You Are Seen

By Kristy Burtenshaw, LMT SI,

You are seen. 

As a bodyworker and friend I have been at the crossroads for others, but my initial crossroads was my own. 

I was eleven, the new girl, and the lead in the school school play. After I married, a fellow student told me that the boys had all had crushes on me and the girls were all jealous, which is why no one was kind to me. Three girls, in particular, cornered me after school on the stage and wrapped me in the wing curtains. Though they didn’t harm me physically they said mean taunting things and tapped my feet with baseball bats from the gym equipment.

I doubt they remember that day, but it is certainly cemented in my memory.

I went home, curled up in my closed and cried in the dark. I don’t know how much later it happened, but I took a bath and I thought quite melodramatically that I could just drown there and die. 

As silly as that sounds to an adult, to a child going through brain pruning and isolation at home and school, it seemed possible. I had heard that I had drowned and died in the tub when I was an infant, so my short sighted eleven year old mind didn’t recognize the ability difference of an 18 month old.

I had felt deeply unneeded and unloved, and those emotions were louder than logic. I was alone, or so I thought.

During my eighth year of college I had a training that has changed how I see people. We were told that being a massage therapist put clients in a position of vulnerability, yet they feel safe enough to entrust a bodyworker, (ME) to touch their body and help them heal with positive platonic touch. That safety might give them the courage to talk about self-harm. We were instructed to ask something that I want you to always remember. Ask this, if ever you are given such a trust:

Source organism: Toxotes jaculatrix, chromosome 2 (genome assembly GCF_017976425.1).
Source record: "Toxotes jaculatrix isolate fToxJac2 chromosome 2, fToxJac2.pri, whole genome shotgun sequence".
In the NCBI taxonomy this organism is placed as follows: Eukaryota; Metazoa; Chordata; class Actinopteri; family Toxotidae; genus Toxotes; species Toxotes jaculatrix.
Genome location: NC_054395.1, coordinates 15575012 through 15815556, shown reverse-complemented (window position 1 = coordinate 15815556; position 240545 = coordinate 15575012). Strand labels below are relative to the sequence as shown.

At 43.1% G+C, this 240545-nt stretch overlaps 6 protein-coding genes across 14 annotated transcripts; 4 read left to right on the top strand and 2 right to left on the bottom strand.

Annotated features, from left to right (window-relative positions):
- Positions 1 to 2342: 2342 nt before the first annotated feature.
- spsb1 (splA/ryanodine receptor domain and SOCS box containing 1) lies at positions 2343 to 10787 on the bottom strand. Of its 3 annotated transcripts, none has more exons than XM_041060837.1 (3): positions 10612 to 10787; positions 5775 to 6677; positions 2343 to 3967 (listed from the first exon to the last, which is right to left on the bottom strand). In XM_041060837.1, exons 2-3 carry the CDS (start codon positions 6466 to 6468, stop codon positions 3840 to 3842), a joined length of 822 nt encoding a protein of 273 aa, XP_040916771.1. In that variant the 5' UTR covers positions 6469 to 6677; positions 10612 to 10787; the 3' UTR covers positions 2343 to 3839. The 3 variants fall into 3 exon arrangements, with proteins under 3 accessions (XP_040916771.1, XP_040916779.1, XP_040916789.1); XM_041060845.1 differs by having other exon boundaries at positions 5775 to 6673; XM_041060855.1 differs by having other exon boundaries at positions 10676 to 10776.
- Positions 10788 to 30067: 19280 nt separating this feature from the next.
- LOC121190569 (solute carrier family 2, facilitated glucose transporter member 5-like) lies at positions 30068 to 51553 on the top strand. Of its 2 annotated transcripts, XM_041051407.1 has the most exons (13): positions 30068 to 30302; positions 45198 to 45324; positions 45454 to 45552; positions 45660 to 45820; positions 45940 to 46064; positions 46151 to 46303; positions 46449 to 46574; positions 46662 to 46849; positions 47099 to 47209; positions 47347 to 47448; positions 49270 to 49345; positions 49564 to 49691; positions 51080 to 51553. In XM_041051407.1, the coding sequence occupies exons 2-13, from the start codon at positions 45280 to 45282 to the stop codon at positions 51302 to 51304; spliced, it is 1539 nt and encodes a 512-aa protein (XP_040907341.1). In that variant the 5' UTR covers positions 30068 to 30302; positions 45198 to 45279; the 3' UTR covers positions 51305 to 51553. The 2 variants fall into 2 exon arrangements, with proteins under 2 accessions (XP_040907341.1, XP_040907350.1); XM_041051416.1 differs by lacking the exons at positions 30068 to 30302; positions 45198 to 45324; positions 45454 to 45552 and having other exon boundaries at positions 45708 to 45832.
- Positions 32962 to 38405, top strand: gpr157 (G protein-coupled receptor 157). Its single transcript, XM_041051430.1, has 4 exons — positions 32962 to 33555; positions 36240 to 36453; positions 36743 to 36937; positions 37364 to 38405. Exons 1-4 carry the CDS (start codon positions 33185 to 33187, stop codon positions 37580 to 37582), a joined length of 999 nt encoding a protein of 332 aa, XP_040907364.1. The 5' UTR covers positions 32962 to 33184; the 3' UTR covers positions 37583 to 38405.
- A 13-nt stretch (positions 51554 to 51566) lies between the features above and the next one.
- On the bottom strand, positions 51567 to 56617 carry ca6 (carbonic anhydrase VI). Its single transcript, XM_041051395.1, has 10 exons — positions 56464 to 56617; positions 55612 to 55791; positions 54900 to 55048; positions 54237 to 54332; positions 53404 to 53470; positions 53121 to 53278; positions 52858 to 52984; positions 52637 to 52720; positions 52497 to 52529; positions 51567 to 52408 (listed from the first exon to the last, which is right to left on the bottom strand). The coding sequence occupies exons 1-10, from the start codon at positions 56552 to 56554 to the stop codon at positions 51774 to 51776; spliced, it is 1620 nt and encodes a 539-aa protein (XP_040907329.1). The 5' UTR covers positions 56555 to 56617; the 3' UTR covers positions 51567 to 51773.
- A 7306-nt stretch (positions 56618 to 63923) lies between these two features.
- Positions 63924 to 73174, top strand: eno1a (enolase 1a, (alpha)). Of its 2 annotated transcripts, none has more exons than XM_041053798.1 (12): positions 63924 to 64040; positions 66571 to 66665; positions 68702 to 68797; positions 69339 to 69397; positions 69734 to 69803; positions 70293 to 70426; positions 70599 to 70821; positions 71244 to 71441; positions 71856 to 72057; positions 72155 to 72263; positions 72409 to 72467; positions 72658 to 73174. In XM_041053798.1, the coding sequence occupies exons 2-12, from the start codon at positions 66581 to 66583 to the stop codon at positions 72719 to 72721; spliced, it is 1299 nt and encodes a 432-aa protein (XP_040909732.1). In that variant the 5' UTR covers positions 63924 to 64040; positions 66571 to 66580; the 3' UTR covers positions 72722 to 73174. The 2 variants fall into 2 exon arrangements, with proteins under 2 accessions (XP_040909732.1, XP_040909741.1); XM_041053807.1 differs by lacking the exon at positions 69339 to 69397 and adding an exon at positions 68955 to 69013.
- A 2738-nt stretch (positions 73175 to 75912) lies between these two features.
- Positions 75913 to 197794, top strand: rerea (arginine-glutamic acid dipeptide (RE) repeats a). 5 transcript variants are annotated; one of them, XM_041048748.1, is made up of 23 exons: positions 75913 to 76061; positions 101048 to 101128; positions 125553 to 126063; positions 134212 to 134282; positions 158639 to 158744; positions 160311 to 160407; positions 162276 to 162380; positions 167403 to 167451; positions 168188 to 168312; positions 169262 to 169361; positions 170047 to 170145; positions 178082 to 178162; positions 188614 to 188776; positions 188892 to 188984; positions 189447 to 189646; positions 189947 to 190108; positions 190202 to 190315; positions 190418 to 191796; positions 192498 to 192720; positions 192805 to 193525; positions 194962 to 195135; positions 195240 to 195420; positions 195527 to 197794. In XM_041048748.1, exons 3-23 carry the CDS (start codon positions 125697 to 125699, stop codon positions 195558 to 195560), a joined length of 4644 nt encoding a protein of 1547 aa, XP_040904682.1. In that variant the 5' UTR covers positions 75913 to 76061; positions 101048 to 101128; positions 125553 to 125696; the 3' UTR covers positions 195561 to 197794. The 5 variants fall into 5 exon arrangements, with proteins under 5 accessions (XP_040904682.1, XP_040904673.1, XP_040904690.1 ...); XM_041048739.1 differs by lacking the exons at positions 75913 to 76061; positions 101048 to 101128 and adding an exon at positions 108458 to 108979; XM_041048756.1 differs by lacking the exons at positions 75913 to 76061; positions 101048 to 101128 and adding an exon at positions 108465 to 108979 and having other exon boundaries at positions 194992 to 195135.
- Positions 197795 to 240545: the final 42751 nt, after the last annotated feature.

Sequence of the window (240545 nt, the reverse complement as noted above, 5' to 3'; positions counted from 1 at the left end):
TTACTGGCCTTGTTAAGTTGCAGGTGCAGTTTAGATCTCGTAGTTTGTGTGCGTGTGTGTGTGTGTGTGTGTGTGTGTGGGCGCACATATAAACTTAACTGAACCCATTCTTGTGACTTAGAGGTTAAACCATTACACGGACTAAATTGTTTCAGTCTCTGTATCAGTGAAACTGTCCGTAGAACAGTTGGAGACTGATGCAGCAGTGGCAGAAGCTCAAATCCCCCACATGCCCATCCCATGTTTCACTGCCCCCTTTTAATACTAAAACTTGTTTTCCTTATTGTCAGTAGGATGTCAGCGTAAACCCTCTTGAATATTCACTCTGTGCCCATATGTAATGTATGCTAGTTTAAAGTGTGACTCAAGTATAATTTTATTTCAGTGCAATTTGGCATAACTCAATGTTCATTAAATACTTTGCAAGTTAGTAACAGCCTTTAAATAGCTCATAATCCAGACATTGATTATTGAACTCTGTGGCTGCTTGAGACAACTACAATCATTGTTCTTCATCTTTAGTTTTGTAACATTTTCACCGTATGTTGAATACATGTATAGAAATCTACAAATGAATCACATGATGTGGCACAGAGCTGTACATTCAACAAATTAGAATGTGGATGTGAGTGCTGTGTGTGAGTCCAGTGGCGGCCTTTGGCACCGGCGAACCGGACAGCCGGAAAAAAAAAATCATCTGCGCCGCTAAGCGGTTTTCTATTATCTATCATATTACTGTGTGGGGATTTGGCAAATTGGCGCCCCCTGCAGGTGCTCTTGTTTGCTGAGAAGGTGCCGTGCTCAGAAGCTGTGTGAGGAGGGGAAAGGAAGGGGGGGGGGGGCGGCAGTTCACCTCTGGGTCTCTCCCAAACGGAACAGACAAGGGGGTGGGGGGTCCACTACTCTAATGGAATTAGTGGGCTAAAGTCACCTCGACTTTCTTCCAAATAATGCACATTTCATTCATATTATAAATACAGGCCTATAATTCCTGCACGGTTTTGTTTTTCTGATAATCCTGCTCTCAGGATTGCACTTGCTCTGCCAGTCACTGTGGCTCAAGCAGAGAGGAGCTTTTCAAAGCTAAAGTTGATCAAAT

“Have you told anyone else?”

Take a moment and solidify those words in your heart, you may save a life.

“Have you told anyone else?”

That person is reaching out to you in the most precious trust you can receive.

If you aren’t qualified to help, granted most people feel inadequate in such a role, refer them. Help them find the help they need, because if they are feeling that deeply then the problem needs to be addressed in their head and in their heart. Let them know you are a support system, but maintain boundaries.

I’ve seen both those who are legitimately needing a hand up, and those who are begging for a handout. It’s hard to see the difference, which is why I don’t suggest taking up being their therapist unless you’ve been trained.

That being said, there are things you can do that you are qualified to do. Safe, platonic, touch is one of them. 

Try this:

Turn the person to your side and put your right hand up with your thumb out. Place it on the hand of the person’s hand next to you and wrap your thumb around their hand. This is a hand hug. Not my idea, but brilliant. 

Touch matters. Safe touch. Kind touch. Respectful touch that says you have boundaries and you are stopping at theirs. It says “you are good enough right now the way you are right now in your journey, and I care about you.”

I’m not going to say if, I’ve worked with hundreds of clients and I believe we all have negative self talk, so I’m going to say when.